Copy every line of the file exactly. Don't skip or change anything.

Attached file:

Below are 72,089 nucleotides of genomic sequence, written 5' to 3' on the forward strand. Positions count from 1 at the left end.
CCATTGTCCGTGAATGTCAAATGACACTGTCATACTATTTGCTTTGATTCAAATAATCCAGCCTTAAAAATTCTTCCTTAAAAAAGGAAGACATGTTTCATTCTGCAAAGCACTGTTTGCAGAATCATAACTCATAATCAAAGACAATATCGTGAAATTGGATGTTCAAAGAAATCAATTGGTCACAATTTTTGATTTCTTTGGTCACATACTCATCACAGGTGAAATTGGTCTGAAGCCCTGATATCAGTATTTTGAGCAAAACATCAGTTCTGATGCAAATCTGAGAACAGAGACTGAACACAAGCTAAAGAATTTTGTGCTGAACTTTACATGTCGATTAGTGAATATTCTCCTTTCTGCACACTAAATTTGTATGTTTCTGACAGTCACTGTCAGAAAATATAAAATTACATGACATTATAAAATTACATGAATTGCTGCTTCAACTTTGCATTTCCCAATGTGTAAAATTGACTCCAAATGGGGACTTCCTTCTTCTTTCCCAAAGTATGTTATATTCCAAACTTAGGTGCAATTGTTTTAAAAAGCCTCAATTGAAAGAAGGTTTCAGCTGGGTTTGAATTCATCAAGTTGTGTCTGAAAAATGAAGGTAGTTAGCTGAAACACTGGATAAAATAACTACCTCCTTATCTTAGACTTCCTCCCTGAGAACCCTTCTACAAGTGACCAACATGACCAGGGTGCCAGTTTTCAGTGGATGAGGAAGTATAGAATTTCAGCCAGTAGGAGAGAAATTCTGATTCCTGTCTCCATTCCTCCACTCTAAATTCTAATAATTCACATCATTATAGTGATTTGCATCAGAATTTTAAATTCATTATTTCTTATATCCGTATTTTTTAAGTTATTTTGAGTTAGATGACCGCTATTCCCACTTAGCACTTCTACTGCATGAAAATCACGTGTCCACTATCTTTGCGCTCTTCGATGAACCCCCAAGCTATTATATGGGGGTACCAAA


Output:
Below are 72,089 nucleotides of genomic sequence, written 5' to 3' on the forward strand. Positions count from 1 at the left end.
CCATTGTCCGTGAATGTCAAATGACACTGTCATACTATTTGCTTTGATTCAAATAATCCAGCCTTAAAAATTCTTCCTTAAAAAAGGAAGACATGTTTCATTCTGCAAAGCACTGTTTGCAGAATCATAACTCATAATCAAAGACAATATCGTGAAATTGGATGTTCAAAGAAATCAATTGGTCACAATTTTTGATTTCTTTGGTCACATACTCATCACAGGTGAAATTGGTCTGAAGCCCTGATATCAGTATTTTGAGCAAAACATCAGTTCTGATGCAAATCTGAGAACAGAGACTGAACACAAGCTAAAGAATTTTGTGCTGAACTTTACATGTCGATTAGTGAATATTCTCCTTTCTGCACACTAAATTTGTATGTTTCTGACAGTCACTGTCAGAAAATATAAAATTACATGACATTATAAAATTACATGAATTGCTGCTTCAACTTTGCATTTCCCAATGTGTAAAATTGACTCCAAATGGGGACTTCCTTCTTCTTTCCCAAAGTATGTTATATTCCAAACTTAGGTGCAATTGTTTTAAAAAGCCTCAATTGAAAGAAGGTTTCAGCTGGGTTTGAATTCATCAAGTTGTGTCTGAAAAATGAAGGTAGTTAGCTGAAACACTGGATAAAATAACTACCTCCTTATCTTAGACTTCCTCCCTGAGAACCCTTCTACAAGTGACCAACATGACCAGGGTGCCAGTTTTCAGTGGATGAGGAAGTATAGAATTTCAGCCAGTAGGAGAGAAATTCTGATTCCTGTCTCCATTCCTCCACTCTAAATTCTAATAATTCACATCATTATAGTGATTTGCATCAGAATTTTAAATTCATTATTTCTTATATCCGTATTTTTTAAGTTATTTTGAGTTAGATGACCGCTATTCCCACTTAGCACTTCTACTGCATGAAAATCACGTGTCCACTATCTTTGCGCTCTTCGATGAACCCCCAAGCTATTATATGGGGGTACCAAA